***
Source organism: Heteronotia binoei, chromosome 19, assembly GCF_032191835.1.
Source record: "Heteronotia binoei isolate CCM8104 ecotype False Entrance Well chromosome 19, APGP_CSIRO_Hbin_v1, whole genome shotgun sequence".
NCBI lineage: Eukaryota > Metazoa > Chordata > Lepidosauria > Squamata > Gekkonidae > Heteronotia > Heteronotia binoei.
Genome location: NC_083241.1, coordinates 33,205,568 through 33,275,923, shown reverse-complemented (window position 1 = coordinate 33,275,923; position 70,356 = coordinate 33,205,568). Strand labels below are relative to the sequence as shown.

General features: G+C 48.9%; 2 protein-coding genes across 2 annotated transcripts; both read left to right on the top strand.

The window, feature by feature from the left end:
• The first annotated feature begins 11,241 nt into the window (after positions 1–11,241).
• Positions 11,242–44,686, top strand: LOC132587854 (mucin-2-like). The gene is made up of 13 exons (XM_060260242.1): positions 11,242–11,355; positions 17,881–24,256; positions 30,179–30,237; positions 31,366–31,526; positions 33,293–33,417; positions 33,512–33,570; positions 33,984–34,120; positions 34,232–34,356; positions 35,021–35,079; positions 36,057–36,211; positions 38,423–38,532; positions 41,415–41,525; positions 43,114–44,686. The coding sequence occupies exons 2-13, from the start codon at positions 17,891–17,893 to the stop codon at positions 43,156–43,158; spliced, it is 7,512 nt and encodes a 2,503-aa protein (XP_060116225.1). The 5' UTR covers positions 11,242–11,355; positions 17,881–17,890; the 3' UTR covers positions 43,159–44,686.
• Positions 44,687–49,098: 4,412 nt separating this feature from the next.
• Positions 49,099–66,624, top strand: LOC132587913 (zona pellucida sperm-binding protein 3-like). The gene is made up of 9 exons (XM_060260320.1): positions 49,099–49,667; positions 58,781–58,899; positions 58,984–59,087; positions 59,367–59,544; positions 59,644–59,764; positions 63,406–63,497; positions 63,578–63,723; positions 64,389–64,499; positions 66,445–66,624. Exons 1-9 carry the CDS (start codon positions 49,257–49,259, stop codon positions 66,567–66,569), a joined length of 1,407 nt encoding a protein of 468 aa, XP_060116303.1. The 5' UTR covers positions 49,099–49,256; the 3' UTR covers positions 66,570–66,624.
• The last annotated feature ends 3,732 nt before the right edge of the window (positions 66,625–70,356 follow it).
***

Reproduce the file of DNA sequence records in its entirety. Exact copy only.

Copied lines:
Source organism: Heteronotia binoei, chromosome 19, assembly GCF_032191835.1.
Source record: "Heteronotia binoei isolate CCM8104 ecotype False Entrance Well chromosome 19, APGP_CSIRO_Hbin_v1, whole genome shotgun sequence".
NCBI lineage: Eukaryota > Metazoa > Chordata > Lepidosauria > Squamata > Gekkonidae > Heteronotia > Heteronotia binoei.
Genome location: NC_083241.1, coordinates 33,205,568 through 33,275,923, shown reverse-complemented (window position 1 = coordinate 33,275,923; position 70,356 = coordinate 33,205,568). Strand labels below are relative to the sequence as shown.

General features: G+C 48.9%; 2 protein-coding genes across 2 annotated transcripts; both read left to right on the top strand.

The window, feature by feature from the left end:
• The first annotated feature begins 11,241 nt into the window (after positions 1–11,241).
• Positions 11,242–44,686, top strand: LOC132587854 (mucin-2-like). The gene is made up of 13 exons (XM_060260242.1): positions 11,242–11,355; positions 17,881–24,256; positions 30,179–30,237; positions 31,366–31,526; positions 33,293–33,417; positions 33,512–33,570; positions 33,984–34,120; positions 34,232–34,356; positions 35,021–35,079; positions 36,057–36,211; positions 38,423–38,532; positions 41,415–41,525; positions 43,114–44,686. The coding sequence occupies exons 2-13, from the start codon at positions 17,891–17,893 to the stop codon at positions 43,156–43,158; spliced, it is 7,512 nt and encodes a 2,503-aa protein (XP_060116225.1). The 5' UTR covers positions 11,242–11,355; positions 17,881–17,890; the 3' UTR covers positions 43,159–44,686.
• Positions 44,687–49,098: 4,412 nt separating this feature from the next.
• Positions 49,099–66,624, top strand: LOC132587913 (zona pellucida sperm-binding protein 3-like). The gene is made up of 9 exons (XM_060260320.1): positions 49,099–49,667; positions 58,781–58,899; positions 58,984–59,087; positions 59,367–59,544; positions 59,644–59,764; positions 63,406–63,497; positions 63,578–63,723; positions 64,389–64,499; positions 66,445–66,624. Exons 1-9 carry the CDS (start codon positions 49,257–49,259, stop codon positions 66,567–66,569), a joined length of 1,407 nt encoding a protein of 468 aa, XP_060116303.1. The 5' UTR covers positions 49,099–49,256; the 3' UTR covers positions 66,570–66,624.
• The last annotated feature ends 3,732 nt before the right edge of the window (positions 66,625–70,356 follow it).